Whether you are starting seeds indoors or want to have a permanent houseplant, flowers are a beautiful addition to any home. Anytime you start from seed, it’s a beautiful moment to see your flowers grow before your eyes. But that begs the question: how do you grow flowers from seeds indoors?
Start with an understanding of how large your flower’s root systems are going to grow. Buy a pot, potting soil, peat moss, perlite, and builders sand to mix them in equal distributions. Be sure the soil mix is together in such a way where the pot can drain from the bottom. Setup a daily watering schedule until the plant first sprouts, ensuring that you keep moist soil.
Through consistent effort, as shown above, you will see your flowers germinate and grow. Below, we are going to dig into more detailed tips behind growing young plants from seed.
Understanding your Seed Packet
The first step that most people forget about starts with your seed packet. A seed packet contains detailed steps for what you need to do when starting your seedlings’ growth off right.
Many times, they will contain details that are imperative to getting results from flower seeds. They typically include tips on the following topics:
Scarifying Your Seeds: Scarification is the process of taking a nail file to your flower seeds to expose the inside. You do this to encourage the plant further to grow.
Instructions for Seed Trays: You can use a seed tray to encourage seedings growth further. After your packet of seeds reaches a certain level of development, you may transfer them to pots.
If They Need Light to Germinate: Light from the sun (or a comparable grow light) is sometimes needed to allow the seeds to germinate. Your packet will detail what is necessary for the beginning growth process.
Seed packets will also contain details on how long it takes for your plants to mature and soil needs.
Essential Steps to Encourage Seed Growth
Once you’ve finished up with the seed packets, you can move onto things not mentioned in the seed packets. Some of these steps will ensure your plant’s potential survival.
So check these out:
Seed Starting Mix
Did you know that you do not need to add fertilizer to your seeds? A plant doesn’t benefit from fertilizer until after sets of leaves grow. Instead, consider seed starting mix. If you want your plants to be started indoors, this mix can help you out.
Organic seed starting mix is formulated specifically for (you guessed it) seeds. This situation applies to both larger seeds and smaller seeds, but you can add additional nutrients. If you need help selecting one, consider Hoffman’s Seed Starter Soil.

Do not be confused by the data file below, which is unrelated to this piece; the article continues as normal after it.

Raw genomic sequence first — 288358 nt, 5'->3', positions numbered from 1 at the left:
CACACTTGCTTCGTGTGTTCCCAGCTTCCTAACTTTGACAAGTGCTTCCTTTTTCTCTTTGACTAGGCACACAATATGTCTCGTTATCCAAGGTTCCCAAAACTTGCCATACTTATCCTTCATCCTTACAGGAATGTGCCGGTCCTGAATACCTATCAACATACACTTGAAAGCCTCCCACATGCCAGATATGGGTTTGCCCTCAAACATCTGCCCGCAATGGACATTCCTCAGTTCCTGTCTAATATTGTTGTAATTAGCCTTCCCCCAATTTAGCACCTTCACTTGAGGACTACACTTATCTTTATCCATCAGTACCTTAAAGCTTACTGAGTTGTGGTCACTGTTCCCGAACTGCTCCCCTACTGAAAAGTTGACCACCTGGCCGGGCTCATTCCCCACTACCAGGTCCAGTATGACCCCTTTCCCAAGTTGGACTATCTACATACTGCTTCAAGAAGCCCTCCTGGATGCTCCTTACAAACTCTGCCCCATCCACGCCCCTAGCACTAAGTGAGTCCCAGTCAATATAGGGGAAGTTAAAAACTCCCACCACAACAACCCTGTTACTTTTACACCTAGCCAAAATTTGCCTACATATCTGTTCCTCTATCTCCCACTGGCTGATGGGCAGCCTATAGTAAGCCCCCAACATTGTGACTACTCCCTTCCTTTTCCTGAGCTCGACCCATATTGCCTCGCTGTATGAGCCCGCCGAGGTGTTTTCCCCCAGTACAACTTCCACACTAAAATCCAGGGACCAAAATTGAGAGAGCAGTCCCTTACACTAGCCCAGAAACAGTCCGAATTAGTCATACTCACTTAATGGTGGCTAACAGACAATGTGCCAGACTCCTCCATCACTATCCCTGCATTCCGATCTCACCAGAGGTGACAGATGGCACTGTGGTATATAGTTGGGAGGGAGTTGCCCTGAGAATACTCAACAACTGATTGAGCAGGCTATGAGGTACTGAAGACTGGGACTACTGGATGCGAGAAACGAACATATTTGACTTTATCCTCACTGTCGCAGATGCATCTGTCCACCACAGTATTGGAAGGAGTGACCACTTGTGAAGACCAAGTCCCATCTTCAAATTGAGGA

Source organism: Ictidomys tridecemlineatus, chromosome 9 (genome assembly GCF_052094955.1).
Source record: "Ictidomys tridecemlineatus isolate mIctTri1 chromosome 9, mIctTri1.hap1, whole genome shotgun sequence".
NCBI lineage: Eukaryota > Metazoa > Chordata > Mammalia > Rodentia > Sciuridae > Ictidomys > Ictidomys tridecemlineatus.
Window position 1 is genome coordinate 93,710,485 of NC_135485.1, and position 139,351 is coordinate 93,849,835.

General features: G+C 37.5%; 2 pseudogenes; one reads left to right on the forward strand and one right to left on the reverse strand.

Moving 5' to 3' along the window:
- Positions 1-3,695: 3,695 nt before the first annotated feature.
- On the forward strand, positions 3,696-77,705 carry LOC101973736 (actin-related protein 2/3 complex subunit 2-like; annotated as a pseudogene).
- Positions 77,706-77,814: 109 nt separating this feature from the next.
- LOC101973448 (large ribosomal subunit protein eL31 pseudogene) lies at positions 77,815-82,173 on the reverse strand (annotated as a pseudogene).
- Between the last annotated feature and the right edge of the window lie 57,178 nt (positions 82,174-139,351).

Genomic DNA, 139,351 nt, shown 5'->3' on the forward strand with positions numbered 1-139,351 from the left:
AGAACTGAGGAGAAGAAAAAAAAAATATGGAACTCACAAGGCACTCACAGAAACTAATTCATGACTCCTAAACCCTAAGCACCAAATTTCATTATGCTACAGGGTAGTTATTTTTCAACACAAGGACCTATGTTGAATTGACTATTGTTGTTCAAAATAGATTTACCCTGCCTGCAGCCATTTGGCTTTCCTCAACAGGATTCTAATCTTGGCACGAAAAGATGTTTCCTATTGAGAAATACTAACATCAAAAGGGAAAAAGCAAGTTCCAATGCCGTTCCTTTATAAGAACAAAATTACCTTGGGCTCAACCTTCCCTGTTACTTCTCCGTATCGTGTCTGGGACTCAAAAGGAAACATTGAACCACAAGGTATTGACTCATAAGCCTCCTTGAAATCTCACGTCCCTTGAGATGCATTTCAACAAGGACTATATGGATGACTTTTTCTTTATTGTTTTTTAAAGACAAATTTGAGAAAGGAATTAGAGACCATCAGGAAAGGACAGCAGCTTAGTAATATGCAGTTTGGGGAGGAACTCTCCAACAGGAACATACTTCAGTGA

If you live in one of the high-demand “plant hardiness zones” that the USDA displays, you already know about cold soil. Outside, you have mulch to deal with this problem. On the inside, you have heating mats to help seedlings grow.
A heating mat is beneath your pot in an attempt to keep the soil temperature at a decent level. This Namotek Plant Heat Mat is a great start.
If you don’t have an excellent position to put your plant up against the window for the sun (or live in a cloudy environment), consider a grow light. An LED grow light mimics the full-spectrum experience of the sun.
If you consider a grow light, check out our review list of the best grow light for flowering plants. You can also use fluorescent lights in a pinch, but don’t expect them to provide everything a plant needs.
Using Plastic to Encourage Germination
Seed starting trays often come with commercial-grade plastic intended to mimic the moist environment of a greenhouse. Keeping your soil moist is one of the best ways you can encourage healthy seeds to grow.
If you are starting, the 10-pack of seed trays from MIXC will help you out. You can also use ice cube trays and plastic wrap for smaller projects.
A Pot with Drainage Holes
One of the most critical aspects of ensuring good soil is to have good drainage. Part of good drainage is the inclusion of pots with drainage holes. This comes in one of two forms:
Regardless of what you choose, make sure your soil and your pot have the same ability to let excess water out from the bottom.
Common Mistakes to Avoid if you Want to Start Seeds Indoors
Before you start, here are some common mistakes you might make when starting seeds:
- Planting Seedlings Too Deep: Check to see how much light your seeds need to germinate before buying them. For complete darkness, bury them a few inches down. Plant seeds that need light about an inch below the soil surface with a glowing light overhead.
- Overwhelming Yourself with Too Many Seeds: Regardless of how many healthy seeds you have, crushing yourself with too many of them will cause you to be overworked. Always ask yourself before you start how big of a garden you want and level it with your available time.
- Starting Too Early in The Growing Season: If you have seed starts ready to go in the middle of winter, you won’t have anywhere to put them. If your eventual goal is to move them outdoors, you need to know how long they take to germinate. Even hardy annuals cannot be expected to survive during a frost date.
Other common mistakes you make include not having enough light, having too much light, underwatering or overwatering them, and forgetting to label different flowers (for larger projects.
Much of this logic applies to people who plant annual flowers or vegetable gardens. If you are uncertain of what you can handle, start small and work your way up with each season.
Growing flowers indoors can be fun, regardless of whether you plan on putting them outdoors later. The best advice we can give you, in this case, is to be patient, have fun, and remind yourself why you took up indoor gardening in the first place.
For some extra tips on indoor gardening, check out this top ten list of the easiest flowers to grow indoors. Thanks for reading!